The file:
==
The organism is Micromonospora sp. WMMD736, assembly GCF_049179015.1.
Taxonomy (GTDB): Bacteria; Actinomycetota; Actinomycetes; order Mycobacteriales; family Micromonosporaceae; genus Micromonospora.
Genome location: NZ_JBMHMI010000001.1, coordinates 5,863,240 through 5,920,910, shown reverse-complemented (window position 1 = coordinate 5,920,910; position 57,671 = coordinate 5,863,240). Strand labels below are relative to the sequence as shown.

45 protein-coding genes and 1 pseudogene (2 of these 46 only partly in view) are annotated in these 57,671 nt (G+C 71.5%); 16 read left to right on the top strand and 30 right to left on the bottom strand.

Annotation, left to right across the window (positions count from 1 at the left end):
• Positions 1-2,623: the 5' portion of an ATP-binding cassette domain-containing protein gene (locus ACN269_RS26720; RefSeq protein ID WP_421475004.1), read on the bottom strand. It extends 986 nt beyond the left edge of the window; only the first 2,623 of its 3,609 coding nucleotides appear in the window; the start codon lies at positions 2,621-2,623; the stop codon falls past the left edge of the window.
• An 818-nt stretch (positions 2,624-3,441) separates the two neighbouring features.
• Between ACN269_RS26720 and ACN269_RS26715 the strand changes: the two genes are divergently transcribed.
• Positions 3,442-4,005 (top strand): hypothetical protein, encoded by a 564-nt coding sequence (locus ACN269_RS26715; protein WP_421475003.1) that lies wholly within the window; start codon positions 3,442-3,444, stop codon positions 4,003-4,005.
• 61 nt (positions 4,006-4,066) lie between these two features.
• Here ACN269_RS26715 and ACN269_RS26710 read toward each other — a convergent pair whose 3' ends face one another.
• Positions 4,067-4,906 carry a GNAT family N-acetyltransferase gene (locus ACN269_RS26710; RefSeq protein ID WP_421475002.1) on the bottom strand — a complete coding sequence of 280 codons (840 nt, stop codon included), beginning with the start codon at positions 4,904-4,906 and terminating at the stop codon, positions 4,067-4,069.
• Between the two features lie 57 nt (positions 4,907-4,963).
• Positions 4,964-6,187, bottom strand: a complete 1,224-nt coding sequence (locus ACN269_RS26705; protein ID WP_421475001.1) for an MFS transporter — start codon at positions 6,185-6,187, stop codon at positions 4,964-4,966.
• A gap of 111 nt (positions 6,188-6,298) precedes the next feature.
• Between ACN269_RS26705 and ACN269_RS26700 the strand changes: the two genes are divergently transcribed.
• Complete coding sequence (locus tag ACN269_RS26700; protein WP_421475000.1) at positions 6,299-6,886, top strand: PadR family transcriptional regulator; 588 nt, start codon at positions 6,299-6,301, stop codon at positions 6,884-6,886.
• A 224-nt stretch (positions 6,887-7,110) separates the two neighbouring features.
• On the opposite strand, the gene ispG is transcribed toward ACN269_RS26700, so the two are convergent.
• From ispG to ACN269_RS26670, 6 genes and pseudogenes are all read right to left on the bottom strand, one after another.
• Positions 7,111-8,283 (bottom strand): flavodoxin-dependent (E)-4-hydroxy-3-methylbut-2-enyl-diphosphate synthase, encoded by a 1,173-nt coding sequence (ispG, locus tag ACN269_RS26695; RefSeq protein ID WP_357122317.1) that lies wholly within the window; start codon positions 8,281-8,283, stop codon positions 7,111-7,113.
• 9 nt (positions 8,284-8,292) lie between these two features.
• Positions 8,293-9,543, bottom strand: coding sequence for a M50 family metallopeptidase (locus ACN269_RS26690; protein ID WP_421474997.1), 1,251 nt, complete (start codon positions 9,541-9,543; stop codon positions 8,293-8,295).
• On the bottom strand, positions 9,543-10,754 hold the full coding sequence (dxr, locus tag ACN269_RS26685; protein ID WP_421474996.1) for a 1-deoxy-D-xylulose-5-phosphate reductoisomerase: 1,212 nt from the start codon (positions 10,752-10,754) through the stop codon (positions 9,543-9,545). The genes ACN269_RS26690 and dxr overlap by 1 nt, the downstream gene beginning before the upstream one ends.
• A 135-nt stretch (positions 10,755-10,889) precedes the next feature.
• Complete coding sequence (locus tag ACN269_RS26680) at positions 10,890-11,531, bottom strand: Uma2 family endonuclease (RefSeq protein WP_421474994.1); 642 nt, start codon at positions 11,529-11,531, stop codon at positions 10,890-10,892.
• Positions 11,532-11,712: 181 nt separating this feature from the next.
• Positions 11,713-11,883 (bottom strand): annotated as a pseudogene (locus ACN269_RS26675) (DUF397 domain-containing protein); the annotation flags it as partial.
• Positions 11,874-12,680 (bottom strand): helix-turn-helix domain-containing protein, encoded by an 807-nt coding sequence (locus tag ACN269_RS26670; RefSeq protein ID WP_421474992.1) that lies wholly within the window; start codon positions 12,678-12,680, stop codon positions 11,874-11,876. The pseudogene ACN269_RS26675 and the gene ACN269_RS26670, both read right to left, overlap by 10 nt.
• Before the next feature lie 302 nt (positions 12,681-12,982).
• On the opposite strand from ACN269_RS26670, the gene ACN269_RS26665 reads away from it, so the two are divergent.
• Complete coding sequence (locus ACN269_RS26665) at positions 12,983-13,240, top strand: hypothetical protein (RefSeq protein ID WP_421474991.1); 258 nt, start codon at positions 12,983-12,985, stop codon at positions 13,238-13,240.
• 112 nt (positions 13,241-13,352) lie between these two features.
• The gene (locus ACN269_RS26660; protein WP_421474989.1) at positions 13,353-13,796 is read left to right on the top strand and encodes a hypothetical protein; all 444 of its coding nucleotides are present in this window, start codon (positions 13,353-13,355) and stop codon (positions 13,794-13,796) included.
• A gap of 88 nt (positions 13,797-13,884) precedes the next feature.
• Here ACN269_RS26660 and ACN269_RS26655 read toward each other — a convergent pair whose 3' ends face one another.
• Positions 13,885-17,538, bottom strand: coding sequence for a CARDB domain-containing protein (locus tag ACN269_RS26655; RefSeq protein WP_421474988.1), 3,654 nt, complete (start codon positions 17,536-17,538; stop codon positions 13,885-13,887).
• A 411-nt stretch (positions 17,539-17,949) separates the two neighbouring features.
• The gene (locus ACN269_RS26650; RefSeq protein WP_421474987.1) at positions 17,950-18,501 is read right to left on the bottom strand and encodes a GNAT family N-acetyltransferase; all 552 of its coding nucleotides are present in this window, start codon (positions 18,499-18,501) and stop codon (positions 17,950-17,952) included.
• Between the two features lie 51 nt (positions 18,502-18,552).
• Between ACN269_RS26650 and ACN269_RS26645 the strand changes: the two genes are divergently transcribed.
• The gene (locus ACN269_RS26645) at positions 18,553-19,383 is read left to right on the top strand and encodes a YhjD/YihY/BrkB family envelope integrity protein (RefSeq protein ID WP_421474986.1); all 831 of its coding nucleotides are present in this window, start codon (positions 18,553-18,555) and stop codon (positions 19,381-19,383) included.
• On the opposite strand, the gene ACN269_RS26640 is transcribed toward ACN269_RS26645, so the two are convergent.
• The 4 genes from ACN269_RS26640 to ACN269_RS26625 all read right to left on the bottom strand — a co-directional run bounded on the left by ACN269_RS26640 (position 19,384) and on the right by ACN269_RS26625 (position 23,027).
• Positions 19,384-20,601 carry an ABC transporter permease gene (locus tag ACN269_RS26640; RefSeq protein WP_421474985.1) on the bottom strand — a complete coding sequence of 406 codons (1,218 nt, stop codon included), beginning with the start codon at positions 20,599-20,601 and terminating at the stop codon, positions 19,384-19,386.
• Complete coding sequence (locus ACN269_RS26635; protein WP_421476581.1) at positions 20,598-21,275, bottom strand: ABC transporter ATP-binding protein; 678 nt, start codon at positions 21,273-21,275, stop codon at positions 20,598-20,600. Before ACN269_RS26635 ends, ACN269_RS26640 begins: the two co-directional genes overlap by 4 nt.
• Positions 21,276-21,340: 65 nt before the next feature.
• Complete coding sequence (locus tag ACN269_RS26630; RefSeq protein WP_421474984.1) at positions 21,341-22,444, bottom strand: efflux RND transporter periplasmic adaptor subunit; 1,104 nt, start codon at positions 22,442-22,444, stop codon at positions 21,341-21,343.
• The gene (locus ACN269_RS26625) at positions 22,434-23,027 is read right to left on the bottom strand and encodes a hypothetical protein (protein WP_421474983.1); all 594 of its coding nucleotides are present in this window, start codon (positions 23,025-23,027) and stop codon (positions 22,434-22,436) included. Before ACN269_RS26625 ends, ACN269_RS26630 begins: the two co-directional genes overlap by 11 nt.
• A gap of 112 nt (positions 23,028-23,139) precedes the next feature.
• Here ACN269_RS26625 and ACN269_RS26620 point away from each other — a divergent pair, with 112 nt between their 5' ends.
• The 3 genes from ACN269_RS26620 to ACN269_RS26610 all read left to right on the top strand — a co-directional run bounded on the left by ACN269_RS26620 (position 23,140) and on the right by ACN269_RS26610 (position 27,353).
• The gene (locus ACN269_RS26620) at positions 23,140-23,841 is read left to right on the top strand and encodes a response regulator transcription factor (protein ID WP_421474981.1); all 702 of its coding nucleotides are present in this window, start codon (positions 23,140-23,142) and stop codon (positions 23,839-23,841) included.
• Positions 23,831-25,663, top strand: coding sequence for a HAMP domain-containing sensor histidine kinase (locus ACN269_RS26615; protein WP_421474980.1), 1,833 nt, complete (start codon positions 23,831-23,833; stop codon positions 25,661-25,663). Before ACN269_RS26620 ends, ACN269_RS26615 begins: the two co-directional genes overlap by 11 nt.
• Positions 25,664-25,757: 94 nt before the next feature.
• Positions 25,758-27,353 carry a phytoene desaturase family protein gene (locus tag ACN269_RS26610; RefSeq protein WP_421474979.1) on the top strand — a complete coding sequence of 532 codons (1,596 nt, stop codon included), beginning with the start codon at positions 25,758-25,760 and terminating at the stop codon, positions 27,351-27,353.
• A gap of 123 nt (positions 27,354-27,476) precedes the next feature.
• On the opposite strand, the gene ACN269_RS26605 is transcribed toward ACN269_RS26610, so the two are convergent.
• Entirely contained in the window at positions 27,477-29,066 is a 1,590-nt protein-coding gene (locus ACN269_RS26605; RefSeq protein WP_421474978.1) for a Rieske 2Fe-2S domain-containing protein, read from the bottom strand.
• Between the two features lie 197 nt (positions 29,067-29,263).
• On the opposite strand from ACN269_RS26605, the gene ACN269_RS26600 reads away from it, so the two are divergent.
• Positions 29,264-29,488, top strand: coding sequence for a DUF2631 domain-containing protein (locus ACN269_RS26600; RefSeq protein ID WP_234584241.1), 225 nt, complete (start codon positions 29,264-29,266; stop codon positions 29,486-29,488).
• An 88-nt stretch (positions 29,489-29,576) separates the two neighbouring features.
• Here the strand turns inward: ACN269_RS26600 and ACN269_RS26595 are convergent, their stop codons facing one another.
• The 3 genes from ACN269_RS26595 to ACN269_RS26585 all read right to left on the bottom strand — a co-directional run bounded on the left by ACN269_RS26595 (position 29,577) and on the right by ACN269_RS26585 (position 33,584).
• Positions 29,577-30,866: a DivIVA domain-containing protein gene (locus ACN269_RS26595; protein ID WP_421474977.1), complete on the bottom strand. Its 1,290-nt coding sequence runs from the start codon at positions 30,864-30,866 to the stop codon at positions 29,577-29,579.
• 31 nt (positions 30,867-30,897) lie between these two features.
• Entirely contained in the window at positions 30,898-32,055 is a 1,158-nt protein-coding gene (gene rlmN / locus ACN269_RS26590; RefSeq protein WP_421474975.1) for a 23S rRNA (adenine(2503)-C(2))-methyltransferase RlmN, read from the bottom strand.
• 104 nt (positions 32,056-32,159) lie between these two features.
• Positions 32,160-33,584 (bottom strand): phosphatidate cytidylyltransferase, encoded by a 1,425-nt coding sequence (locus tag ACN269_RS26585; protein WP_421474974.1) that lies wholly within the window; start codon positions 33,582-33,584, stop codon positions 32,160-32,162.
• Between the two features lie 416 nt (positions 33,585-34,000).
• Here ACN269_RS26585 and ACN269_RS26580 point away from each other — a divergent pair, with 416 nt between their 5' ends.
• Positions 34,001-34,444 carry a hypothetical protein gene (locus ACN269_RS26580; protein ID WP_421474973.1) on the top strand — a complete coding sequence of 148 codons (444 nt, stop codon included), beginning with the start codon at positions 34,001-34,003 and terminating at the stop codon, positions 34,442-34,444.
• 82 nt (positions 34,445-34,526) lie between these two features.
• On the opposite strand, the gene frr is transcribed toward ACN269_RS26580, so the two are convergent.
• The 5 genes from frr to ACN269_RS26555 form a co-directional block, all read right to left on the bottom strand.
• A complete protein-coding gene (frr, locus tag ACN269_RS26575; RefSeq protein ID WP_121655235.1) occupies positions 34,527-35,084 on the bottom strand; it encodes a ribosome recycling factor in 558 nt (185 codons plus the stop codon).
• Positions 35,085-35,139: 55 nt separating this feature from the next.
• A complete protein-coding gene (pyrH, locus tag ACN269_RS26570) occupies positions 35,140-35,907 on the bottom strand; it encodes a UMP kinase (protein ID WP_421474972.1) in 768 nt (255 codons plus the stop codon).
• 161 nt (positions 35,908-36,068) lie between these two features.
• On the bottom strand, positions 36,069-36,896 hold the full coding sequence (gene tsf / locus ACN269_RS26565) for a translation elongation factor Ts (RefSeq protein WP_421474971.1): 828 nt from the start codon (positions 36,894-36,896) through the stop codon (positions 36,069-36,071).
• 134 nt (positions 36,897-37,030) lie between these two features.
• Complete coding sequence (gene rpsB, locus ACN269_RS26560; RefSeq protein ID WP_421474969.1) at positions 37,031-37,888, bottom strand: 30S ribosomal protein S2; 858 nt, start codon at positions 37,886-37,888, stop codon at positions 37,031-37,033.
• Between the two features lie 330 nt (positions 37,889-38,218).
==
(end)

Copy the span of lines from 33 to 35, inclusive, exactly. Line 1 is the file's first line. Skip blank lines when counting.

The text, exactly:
• 112 nt (positions 13,241-13,352) lie between these two features.
• The gene (locus ACN269_RS26660; protein WP_421474989.1) at positions 13,353-13,796 is read left to right on the top strand and encodes a hypothetical protein; all 444 of its coding nucleotides are present in this window, start codon (positions 13,353-13,355) and stop codon (positions 13,794-13,796) included.
• A gap of 88 nt (positions 13,797-13,884) precedes the next feature.